Madin-Darby Canine Kidney (MDCK) cells (ATCC, CRL-2936) and 293T cells were cultured in Minimal Essential Medium (MEM) (Gibco, Waltham, MA, USA) and Dulbecco’s Modified Eagle Medium (DMEM) containing 5% fetal bovine serum (Gibco) and 200 IU penicillin-streptomycin (Gibco). Cells were harvested using 0.25% trypsin-EDTA (1×) (Gibco). A/Canine/Guangdong/01/2007(H3N2) was propagated in 11-day-old specific pathogen free (SPF) embryonated eggs. Viral titers were measured by determining the 50% tissue culture infectious dose (TCID50) according to the Reed-Muench calculation method in MDCK cells  and a plaque assay .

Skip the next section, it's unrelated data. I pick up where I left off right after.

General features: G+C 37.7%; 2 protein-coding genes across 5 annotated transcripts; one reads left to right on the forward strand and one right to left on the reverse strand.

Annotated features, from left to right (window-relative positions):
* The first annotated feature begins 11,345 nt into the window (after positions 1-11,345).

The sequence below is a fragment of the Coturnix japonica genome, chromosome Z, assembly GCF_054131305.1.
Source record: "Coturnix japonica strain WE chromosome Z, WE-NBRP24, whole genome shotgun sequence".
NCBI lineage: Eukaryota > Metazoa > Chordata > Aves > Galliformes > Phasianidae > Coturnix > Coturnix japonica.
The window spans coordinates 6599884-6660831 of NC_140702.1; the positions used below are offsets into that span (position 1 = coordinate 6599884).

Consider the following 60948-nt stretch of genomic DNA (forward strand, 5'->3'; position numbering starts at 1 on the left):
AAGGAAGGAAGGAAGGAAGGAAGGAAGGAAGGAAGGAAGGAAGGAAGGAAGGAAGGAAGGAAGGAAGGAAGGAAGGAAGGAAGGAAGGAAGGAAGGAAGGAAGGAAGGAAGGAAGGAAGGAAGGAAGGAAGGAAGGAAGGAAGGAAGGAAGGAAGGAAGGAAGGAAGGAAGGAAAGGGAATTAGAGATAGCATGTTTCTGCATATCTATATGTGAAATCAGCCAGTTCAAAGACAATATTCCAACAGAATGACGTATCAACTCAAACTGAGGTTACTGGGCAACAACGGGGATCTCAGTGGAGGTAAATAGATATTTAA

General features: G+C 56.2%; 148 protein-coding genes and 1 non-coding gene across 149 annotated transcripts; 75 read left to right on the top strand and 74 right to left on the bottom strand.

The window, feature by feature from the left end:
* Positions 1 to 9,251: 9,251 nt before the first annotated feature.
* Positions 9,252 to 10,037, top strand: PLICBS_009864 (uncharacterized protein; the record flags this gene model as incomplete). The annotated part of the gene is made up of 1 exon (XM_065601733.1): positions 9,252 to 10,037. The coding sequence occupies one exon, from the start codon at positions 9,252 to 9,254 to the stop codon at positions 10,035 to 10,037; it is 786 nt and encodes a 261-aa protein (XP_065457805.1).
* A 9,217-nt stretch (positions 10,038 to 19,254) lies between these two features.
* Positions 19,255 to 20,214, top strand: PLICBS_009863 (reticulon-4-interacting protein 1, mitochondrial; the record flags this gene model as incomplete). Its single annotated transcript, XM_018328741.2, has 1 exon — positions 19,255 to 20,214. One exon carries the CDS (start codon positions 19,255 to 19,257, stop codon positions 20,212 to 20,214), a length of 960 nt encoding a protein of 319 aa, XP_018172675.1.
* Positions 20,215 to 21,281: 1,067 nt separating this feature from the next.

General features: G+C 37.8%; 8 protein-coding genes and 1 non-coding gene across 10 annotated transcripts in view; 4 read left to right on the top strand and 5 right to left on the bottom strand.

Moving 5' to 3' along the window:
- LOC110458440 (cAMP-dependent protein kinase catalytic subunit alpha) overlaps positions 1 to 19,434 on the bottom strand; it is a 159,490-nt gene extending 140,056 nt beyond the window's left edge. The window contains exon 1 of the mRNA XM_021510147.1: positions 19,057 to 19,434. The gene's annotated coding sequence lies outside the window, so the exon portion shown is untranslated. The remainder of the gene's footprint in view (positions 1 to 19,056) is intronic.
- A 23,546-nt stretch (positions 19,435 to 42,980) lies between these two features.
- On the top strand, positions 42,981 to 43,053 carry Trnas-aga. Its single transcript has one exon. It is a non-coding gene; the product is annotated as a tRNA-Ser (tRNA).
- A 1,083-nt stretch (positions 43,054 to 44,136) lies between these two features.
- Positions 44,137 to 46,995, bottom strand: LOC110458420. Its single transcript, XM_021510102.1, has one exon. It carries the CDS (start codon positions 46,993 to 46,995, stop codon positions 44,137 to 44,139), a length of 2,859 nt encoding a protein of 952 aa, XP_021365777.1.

One-month-old beagles were shown to be sero-negative by a hemagglutination-inhibition (HI) assay for seasonal influenza viruses (H1N1, H3N2, and influenza B virus) and for avian-origin CIV H3N2. All procedures and animal housing were carried out in the animal laboratory of South China Agricultural University. After the animals were lightly anesthetized using tiletamine–zolazepam (Virbac, Carros, France, 10–15 mg/kg), nine beagles were intranasally inoculated with 107 EID50 (50% egg infectious dose)/animal of H3N2 CIV in a 1mL volume. For the uninfected controls, six additional beagles were inoculated with 1 mL of Phosphate Buffer Saline (PBS) and housed in a separate room. All animals, except for those euthanized for lung tissue collection, were monitored daily for body temperature and virus shedding for 14 days, and serum antibodies were detected at 14 days post-inoculation (dpi). At 3 dpi and 7 dpi, three animals in each inoculated group were euthanized. Lungs were collected to assess viral replication and miRNA expression. This study protocol was reviewed and approved by the Institutional Review Board of South China Agricultural University (identification code: 2014-07).